5 at 5: Netherlands crushes Spain in historic World Cup match

Also: Ontario voter turnout is up, Joe Fontana guilty and other top stories

Netherlands' Arjen Robben, top right, celebrates after teammate  Stefan de Vrij scored his side's third goal during the second half of the group B World Cup soccer match between Spain and the Netherlands at the Arena Ponte Nova in Salvador, Brazil, Friday, June 13, 2014.  (AP Photo/Natacha Pisarenko)

Netherlands’ Arjen Robben, top right, celebrates after teammate Stefan de Vrij scored his side’s third goal during the second half of the group B World Cup soccer match between Spain and the Netherlands in Brazil on Friday, June 13, 2014. (Natacha Pisarenko/AP)

Here are five of the top stories making headlines this afternoon.

Netherlands crushes Spain in historic World Cup match. The most-anticipated game on the second day of World Cup action was between Spain and the Netherlands, teams that faced off during the 2010 finals, which saw Spain come out victorious. Never in the World Cup’s history have the top two teams from the previous competition played one another in their opening match. The Dutch were obviously ready for the rematch, and dominated the Spanish, taking the game 5-1 by the end of the second half.

Ontario voter turnout was up. Many a prediction was proven wrong today, when Elections Ontario reported that voter turnout in yesterday’s election was 52.1 per cent, an uptick from the all-time low of 48.2 per cent in 2011. And the voters who did come out had a clear message to deliver, giving Liberal Premier Kathleen Wynne a clear majority, despite a host of scandals left behind by her predecessor, Dalton McGuinty. Perhaps the voter boost can be explained by all the public-sector employees and their families who were scared off by PC leader Tim Hudak’s promise to drastically cut the number of government jobs.

London, Ont. Mayor Joe Fontana guilty of fraud. Fontana is “very surprised, shocked, devastated” to find that he did, indeed, commit fraud when he used a government cheque to pay for part of his son’s wedding reception in 2005 and then altered a document to read “reception” instead of “wedding.” The verdict in Fontana’s trial came down today, finding him guilty of fraud, forgery and breach of trust by a public official for the crime, which he committed while he was a Liberal MP. Fontana has refused to step down as London mayor during the trial, despite pressure to do so. Sentencing arguments are scheduled for July 15. His punishment could be anything from a discharge to jail time. Fontana has not said if he will appeal.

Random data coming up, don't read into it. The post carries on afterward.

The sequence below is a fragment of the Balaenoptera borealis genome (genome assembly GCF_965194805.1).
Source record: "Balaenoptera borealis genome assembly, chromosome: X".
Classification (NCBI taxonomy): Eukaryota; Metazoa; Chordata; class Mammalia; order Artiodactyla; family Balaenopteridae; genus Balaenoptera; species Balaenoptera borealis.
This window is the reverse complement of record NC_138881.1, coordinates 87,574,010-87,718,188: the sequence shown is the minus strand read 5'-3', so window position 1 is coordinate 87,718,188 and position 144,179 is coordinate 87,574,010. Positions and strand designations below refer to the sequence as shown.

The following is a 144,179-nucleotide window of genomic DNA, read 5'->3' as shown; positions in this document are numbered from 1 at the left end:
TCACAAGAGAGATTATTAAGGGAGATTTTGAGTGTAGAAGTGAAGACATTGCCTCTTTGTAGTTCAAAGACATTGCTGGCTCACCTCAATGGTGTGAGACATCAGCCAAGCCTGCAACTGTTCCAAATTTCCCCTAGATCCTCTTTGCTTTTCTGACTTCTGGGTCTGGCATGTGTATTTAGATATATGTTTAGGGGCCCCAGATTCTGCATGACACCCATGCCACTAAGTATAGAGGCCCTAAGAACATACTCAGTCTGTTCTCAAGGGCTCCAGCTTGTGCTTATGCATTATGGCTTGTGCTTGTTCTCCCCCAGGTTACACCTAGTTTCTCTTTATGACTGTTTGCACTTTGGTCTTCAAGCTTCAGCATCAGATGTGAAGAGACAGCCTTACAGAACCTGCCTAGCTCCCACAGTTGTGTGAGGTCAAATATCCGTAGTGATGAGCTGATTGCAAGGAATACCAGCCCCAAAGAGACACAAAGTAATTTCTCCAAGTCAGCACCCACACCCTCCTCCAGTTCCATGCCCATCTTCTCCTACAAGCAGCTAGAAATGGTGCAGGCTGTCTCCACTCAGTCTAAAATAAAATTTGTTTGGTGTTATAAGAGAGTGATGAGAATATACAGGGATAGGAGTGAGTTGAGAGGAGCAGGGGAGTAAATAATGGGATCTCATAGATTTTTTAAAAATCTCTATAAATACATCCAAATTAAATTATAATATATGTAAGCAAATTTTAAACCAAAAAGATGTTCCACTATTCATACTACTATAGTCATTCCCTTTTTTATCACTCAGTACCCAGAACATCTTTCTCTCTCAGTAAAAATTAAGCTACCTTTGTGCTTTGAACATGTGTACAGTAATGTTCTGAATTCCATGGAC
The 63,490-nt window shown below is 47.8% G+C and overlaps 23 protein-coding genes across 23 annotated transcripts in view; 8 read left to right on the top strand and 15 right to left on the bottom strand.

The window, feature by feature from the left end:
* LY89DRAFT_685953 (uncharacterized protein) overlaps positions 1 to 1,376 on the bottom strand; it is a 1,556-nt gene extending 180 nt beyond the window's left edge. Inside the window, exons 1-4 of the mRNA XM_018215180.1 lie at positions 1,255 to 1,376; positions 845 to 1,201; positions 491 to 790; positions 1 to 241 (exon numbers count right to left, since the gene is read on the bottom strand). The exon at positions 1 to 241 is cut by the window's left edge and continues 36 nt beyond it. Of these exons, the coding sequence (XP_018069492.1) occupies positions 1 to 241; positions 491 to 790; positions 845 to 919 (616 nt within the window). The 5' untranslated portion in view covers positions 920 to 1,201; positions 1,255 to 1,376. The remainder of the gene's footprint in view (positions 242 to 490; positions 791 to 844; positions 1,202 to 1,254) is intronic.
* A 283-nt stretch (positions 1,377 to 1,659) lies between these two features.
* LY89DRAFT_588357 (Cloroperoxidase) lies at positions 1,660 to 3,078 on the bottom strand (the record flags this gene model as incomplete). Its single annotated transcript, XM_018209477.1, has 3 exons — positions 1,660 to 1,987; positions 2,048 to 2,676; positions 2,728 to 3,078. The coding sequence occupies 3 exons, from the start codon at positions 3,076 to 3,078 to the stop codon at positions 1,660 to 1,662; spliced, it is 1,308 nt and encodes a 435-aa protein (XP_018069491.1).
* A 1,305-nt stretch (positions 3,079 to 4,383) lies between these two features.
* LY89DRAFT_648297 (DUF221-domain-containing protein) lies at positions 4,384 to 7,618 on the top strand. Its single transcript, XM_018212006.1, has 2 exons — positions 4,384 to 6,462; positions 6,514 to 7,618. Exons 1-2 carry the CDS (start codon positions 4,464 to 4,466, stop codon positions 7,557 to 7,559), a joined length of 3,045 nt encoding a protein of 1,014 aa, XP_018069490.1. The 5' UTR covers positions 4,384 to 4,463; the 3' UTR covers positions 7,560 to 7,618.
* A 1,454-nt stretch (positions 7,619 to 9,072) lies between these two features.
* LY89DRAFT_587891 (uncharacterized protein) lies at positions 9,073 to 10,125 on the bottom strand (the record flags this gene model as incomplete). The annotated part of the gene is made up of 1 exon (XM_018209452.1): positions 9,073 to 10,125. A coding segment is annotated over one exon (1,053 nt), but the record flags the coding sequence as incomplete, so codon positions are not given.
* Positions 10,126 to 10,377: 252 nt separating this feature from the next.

Barack Obama won’t send ground troops to Iraq. As the conflict in Iraq slips closer to something that could be classified as a civil war, the U.S. President ruled out the possibility of sending ground troops to the country. However, other options are on the table, making air strikes seem like a possibility. The country has become increasingly unstable as the conflict from neighbouring Syria spills over. Yesterday, a radical jihadist group associated with the Syrian war took two cities near Baghdad and appeared to be approaching the capital. The most senior Shiite cleric in Iraq on Friday encouraged followers to take up arms to defend themselves against Sunni extremism. Maclean’s contributor Adnan R. Khan has more on the deteriorating situation in Iraq.

Conservative cyber-bully bill suffers setback. The Conservatives will likely have to send parts of their proposed cyber-bullying bill back to the drawing board after the Supreme Court ruled Friday that police do need to get a warrant to access information from Internet service providers. The 8-0 ruling came after a Saskatchewan man appealed child pornography charges. Police had arrested and charged the man after getting information through his service provider without a warrant. This decision means parts of Bill C-13 are likely unconstitutional, as it encourages Internet service providers to give information to police without a warrant.

 




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5 at 5: Netherlands crushes Spain in historic World Cup match

  1. Re the uptick in voter turnout: I don’t know how it played out on a wider level, but the workers at my polling station told me they have been doing this for several elections and they were seeing far more young people coming in and registering to vote than they have seen in years. Very anecdotal, but I was very pleased to hear it.

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